Spike Lee just won his first Oscar and delivers an epic speech: “Do the right thing!”
Director Spike Lee just took home his first-ever Oscar for BlacKkKlansman, and the moment was nothing short of amazing.
On Sunday, Lee won the coveted category for Best Adapted Screenplay at the 91st Annual Academy Awards. The 61-year-old director took to the stage to accept the award and give a dynamic speech, but not before jumping into the arms of longtime co-star and presenter, Samuel L. Jackson.
Spike kicked off his memorable speech with a quick lesson in all things history, her-story, and irony, too.
“The word today is ‘Irony.’ The date- the 24th. The month, February, which also happens to be the shortest month of the year. Which also happens to be Black History Month.
The year, 2019, the year 1619, history, her-story, 1619 to 2019, 400 years, our ancestors were stolen from Mother Africa and brought to Jamestown Virginia and enslaved.”
Lee then gave a heartfelt ode to his family tree and fellow African and Native-American ancestors.
“My grandmother, who lived 100 years young, who was a Spelman College graduate, even though her mother was a slave. My grandmother who saved 50 years worth of Social Security checks, to put her first grandchild- she called me “Spikey Poo,” she put me through Morehouse College and NYU Grad Film. N-Y-U!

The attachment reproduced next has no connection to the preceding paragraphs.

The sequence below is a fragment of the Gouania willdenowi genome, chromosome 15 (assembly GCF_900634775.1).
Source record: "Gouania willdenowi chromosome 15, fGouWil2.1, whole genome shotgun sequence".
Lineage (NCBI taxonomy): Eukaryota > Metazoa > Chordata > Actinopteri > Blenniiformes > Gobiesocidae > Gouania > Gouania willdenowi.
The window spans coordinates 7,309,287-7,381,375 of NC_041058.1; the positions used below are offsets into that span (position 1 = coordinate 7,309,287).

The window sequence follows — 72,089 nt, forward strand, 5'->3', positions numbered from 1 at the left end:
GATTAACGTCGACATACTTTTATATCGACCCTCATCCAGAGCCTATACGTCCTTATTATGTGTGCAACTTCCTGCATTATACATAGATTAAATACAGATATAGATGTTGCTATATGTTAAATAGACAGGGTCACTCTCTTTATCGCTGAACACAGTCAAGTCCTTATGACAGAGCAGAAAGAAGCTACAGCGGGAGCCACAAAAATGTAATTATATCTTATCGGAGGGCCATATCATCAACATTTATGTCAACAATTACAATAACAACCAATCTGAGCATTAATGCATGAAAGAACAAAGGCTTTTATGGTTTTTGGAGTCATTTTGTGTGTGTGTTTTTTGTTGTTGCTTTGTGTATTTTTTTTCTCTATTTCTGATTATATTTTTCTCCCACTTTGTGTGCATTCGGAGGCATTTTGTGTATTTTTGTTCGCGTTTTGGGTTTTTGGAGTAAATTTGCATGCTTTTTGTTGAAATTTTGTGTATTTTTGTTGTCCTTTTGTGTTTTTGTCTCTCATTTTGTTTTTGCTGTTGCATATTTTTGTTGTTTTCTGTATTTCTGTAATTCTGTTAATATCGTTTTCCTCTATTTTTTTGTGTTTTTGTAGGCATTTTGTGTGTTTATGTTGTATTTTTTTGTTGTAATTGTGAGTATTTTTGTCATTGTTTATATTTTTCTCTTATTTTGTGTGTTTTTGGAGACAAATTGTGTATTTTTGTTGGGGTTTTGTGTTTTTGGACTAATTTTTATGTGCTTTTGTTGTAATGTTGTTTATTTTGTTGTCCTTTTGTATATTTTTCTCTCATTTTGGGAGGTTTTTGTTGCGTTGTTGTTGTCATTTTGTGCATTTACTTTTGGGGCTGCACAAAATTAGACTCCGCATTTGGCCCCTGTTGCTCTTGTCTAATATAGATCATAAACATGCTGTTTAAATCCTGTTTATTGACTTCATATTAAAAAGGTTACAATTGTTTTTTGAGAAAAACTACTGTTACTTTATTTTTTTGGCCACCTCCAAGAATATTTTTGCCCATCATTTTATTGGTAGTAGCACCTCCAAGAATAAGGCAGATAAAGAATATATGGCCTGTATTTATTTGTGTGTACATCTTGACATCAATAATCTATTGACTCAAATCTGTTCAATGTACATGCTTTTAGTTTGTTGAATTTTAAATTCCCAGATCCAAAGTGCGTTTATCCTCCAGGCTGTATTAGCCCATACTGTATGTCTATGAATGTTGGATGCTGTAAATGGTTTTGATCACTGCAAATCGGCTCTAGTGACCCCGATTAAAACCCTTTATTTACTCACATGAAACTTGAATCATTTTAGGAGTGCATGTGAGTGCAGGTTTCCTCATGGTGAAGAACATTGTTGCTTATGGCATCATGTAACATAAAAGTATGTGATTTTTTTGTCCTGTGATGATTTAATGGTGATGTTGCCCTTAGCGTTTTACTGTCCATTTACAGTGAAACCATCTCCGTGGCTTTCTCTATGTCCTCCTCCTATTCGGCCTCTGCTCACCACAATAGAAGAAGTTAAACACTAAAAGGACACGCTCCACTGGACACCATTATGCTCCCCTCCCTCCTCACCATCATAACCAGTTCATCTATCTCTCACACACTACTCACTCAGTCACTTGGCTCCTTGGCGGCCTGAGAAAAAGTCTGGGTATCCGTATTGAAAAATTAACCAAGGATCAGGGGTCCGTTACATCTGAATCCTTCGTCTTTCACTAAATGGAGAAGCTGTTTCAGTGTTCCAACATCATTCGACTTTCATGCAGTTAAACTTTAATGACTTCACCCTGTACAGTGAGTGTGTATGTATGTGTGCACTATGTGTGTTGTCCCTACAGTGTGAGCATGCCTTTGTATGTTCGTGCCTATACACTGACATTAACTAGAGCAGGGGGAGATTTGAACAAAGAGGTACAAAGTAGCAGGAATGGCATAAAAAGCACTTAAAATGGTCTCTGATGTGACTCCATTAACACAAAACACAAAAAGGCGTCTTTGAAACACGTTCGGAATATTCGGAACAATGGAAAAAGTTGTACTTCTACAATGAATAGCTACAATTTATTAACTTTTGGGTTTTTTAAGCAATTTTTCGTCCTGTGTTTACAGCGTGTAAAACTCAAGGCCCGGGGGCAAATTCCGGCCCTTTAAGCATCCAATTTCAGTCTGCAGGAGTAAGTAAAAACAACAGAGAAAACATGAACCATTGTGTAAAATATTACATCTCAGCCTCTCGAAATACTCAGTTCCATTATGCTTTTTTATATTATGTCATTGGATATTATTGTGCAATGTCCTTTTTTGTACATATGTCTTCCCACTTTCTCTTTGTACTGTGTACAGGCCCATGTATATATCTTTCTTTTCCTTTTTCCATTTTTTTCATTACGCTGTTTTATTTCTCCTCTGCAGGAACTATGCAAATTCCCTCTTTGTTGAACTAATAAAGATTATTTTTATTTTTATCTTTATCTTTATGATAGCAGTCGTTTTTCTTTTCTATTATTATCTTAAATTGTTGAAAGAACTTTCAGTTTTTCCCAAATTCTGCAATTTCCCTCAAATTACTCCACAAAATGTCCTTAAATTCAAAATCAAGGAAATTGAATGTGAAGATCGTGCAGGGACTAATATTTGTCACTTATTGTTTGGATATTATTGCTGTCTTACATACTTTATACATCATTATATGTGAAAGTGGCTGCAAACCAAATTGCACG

Before the world tonight, I can praise our ancestors, who built this country, along with… its native people. We [will] all connect with our ancestors, who have love, wisdom and [sic] on humanity. It will be a powerful moment!”
However, it wouldn’t be a Spike Lee moment if the renowned director didn’t use his platform to talk politics. Spike wrapped up his speech by urging viewers to “Do the right thing,” a nostalgic nod to his famous 1989 movie of the same name.
“The 2020 presidential election is around the corner. Let’s all mobilize, let’s all be on the right side of history. Make the moral choice between love versus hate. Let’s do the right thing!”
Lee is also nominated for “Best Director” and “Best Picture.” In 2015, he received an honorary Oscar Award for being “a champion of independent film and an inspiration to young filmmakers.”